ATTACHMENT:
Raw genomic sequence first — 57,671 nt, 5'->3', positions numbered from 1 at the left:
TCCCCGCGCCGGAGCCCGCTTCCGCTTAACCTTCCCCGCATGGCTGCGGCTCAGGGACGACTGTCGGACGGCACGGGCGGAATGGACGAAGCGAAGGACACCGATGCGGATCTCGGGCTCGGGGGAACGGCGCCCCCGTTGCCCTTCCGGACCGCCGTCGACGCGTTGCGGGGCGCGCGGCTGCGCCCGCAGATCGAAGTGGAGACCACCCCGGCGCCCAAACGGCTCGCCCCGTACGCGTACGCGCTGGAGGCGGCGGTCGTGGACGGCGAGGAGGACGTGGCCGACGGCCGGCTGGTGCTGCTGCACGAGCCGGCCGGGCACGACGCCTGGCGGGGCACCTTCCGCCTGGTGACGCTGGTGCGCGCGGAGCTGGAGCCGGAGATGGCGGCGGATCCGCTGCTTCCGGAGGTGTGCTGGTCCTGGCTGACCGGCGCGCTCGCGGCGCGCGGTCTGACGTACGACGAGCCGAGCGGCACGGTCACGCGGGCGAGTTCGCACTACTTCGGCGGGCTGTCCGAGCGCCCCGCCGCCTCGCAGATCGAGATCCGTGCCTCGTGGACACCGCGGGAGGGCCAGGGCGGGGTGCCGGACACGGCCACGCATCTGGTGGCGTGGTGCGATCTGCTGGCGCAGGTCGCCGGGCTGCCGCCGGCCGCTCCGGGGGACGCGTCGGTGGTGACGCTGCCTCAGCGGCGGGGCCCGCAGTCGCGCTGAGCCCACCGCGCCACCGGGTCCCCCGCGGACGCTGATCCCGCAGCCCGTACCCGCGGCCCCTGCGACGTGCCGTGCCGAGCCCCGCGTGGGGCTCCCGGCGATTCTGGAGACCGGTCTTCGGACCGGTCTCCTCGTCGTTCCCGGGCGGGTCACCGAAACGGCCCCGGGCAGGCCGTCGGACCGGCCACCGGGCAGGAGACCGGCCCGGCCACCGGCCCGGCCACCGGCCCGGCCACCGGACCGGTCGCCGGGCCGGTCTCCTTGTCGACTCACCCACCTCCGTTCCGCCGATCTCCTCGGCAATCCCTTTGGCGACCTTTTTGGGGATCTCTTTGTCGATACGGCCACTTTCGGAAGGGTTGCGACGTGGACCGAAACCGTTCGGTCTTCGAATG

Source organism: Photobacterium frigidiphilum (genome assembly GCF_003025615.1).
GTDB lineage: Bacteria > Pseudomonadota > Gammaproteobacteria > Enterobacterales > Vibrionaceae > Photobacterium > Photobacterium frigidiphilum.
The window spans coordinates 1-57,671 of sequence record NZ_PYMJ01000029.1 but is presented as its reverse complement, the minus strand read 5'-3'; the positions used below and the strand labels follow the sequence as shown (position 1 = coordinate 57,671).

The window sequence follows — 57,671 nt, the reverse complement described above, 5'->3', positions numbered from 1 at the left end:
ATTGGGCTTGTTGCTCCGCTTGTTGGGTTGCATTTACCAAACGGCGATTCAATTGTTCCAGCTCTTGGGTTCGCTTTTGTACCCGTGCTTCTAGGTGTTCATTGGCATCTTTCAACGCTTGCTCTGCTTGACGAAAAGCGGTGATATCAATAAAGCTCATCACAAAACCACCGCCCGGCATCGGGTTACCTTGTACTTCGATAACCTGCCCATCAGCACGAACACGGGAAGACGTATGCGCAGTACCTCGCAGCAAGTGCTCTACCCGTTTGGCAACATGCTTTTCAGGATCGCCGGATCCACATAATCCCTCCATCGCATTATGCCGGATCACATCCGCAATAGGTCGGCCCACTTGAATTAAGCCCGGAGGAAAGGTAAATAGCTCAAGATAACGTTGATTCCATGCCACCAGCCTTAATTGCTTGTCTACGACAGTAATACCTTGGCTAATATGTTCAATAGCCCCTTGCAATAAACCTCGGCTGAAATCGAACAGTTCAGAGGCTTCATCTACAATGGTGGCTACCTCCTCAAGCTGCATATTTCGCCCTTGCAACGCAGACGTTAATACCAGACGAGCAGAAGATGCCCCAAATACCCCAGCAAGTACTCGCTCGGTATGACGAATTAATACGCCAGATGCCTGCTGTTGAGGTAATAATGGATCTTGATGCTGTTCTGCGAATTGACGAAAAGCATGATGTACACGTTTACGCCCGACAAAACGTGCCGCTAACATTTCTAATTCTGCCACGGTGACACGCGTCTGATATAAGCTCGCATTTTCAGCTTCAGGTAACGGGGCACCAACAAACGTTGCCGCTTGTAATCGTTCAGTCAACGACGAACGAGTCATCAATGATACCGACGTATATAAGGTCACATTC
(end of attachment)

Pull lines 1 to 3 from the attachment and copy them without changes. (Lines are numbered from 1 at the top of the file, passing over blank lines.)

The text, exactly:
Raw genomic sequence first — 57,671 nt, 5'->3', positions numbered from 1 at the left:
TCCCCGCGCCGGAGCCCGCTTCCGCTTAACCTTCCCCGCATGGCTGCGGCTCAGGGACGACTGTCGGACGGCACGGGCGGAATGGACGAAGCGAAGGACACCGATGCGGATCTCGGGCTCGGGGGAACGGCGCCCCCGTTGCCCTTCCGGACCGCCGTCGACGCGTTGCGGGGCGCGCGGCTGCGCCCGCAGATCGAAGTGGAGACCACCCCGGCGCCCAAACGGCTCGCCCCGTACGCGTACGCGCTGGAGGCGGCGGTCGTGGACGGCGAGGAGGACGTGGCCGACGGCCGGCTGGTGCTGCTGCACGAGCCGGCCGGGCACGACGCCTGGCGGGGCACCTTCCGCCTGGTGACGCTGGTGCGCGCGGAGCTGGAGCCGGAGATGGCGGCGGATCCGCTGCTTCCGGAGGTGTGCTGGTCCTGGCTGACCGGCGCGCTCGCGGCGCGCGGTCTGACGTACGACGAGCCGAGCGGCACGGTCACGCGGGCGAGTTCGCACTACTTCGGCGGGCTGTCCGAGCGCCCCGCCGCCTCGCAGATCGAGATCCGTGCCTCGTGGACACCGCGGGAGGGCCAGGGCGGGGTGCCGGACACGGCCACGCATCTGGTGGCGTGGTGCGATCTGCTGGCGCAGGTCGCCGGGCTGCCGCCGGCCGCTCCGGGGGACGCGTCGGTGGTGACGCTGCCTCAGCGGCGGGGCCCGCAGTCGCGCTGAGCCCACCGCGCCACCGGGTCCCCCGCGGACGCTGATCCCGCAGCCCGTACCCGCGGCCCCTGCGACGTGCCGTGCCGAGCCCCGCGTGGGGCTCCCGGCGATTCTGGAGACCGGTCTTCGGACCGGTCTCCTCGTCGTTCCCGGGCGGGTCACCGAAACGGCCCCGGGCAGGCCGTCGGACCGGCCACCGGGCAGGAGACCGGCCCGGCCACCGGCCCGGCCACCGGCCCGGCCACCGGACCGGTCGCCGGGCCGGTCTCCTTGTCGACTCACCCACCTCCGTTCCGCCGATCTCCTCGGCAATCCCTTTGGCGACCTTTTTGGGGATCTCTTTGTCGATACGGCCACTTTCGGAAGGGTTGCGACGTGGACCGAAACCGTTCGGTCTTCGAATG

Source organism: Photobacterium frigidiphilum (genome assembly GCF_003025615.1).